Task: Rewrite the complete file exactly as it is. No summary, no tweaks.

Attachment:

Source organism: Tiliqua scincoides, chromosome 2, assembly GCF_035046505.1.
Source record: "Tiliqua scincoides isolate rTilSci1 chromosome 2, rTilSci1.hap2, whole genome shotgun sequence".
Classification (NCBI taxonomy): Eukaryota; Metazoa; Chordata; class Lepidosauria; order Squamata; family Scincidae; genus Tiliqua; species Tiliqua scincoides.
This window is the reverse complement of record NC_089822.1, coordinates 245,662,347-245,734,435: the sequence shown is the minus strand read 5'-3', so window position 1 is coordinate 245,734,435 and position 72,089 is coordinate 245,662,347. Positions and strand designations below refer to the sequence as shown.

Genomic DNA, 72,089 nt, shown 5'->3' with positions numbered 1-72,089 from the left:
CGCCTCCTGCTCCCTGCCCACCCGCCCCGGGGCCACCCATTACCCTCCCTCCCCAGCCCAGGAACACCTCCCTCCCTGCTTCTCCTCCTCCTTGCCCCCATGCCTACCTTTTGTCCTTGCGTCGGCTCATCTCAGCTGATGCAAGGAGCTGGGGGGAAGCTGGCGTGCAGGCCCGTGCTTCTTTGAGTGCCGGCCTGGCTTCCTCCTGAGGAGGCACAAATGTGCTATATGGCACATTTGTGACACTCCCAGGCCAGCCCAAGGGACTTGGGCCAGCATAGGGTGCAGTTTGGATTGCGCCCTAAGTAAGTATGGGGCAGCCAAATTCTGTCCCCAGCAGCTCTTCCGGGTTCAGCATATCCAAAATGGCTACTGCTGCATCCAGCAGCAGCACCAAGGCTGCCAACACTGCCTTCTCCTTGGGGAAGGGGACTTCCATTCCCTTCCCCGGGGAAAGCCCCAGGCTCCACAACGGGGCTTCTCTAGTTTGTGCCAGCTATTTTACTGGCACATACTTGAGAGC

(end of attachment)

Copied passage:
Source organism: Tiliqua scincoides, chromosome 2, assembly GCF_035046505.1.
Source record: "Tiliqua scincoides isolate rTilSci1 chromosome 2, rTilSci1.hap2, whole genome shotgun sequence".
Classification (NCBI taxonomy): Eukaryota; Metazoa; Chordata; class Lepidosauria; order Squamata; family Scincidae; genus Tiliqua; species Tiliqua scincoides.
This window is the reverse complement of record NC_089822.1, coordinates 245,662,347-245,734,435: the sequence shown is the minus strand read 5'-3', so window position 1 is coordinate 245,734,435 and position 72,089 is coordinate 245,662,347. Positions and strand designations below refer to the sequence as shown.

Genomic DNA, 72,089 nt, shown 5'->3' with positions numbered 1-72,089 from the left:
CGCCTCCTGCTCCCTGCCCACCCGCCCCGGGGCCACCCATTACCCTCCCTCCCCAGCCCAGGAACACCTCCCTCCCTGCTTCTCCTCCTCCTTGCCCCCATGCCTACCTTTTGTCCTTGCGTCGGCTCATCTCAGCTGATGCAAGGAGCTGGGGGGAAGCTGGCGTGCAGGCCCGTGCTTCTTTGAGTGCCGGCCTGGCTTCCTCCTGAGGAGGCACAAATGTGCTATATGGCACATTTGTGACACTCCCAGGCCAGCCCAAGGGACTTGGGCCAGCATAGGGTGCAGTTTGGATTGCGCCCTAAGTAAGTATGGGGCAGCCAAATTCTGTCCCCAGCAGCTCTTCCGGGTTCAGCATATCCAAAATGGCTACTGCTGCATCCAGCAGCAGCACCAAGGCTGCCAACACTGCCTTCTCCTTGGGGAAGGGGACTTCCATTCCCTTCCCCGGGGAAAGCCCCAGGCTCCACAACGGGGCTTCTCTAGTTTGTGCCAGCTATTTTACTGGCACATACTTGAGAGC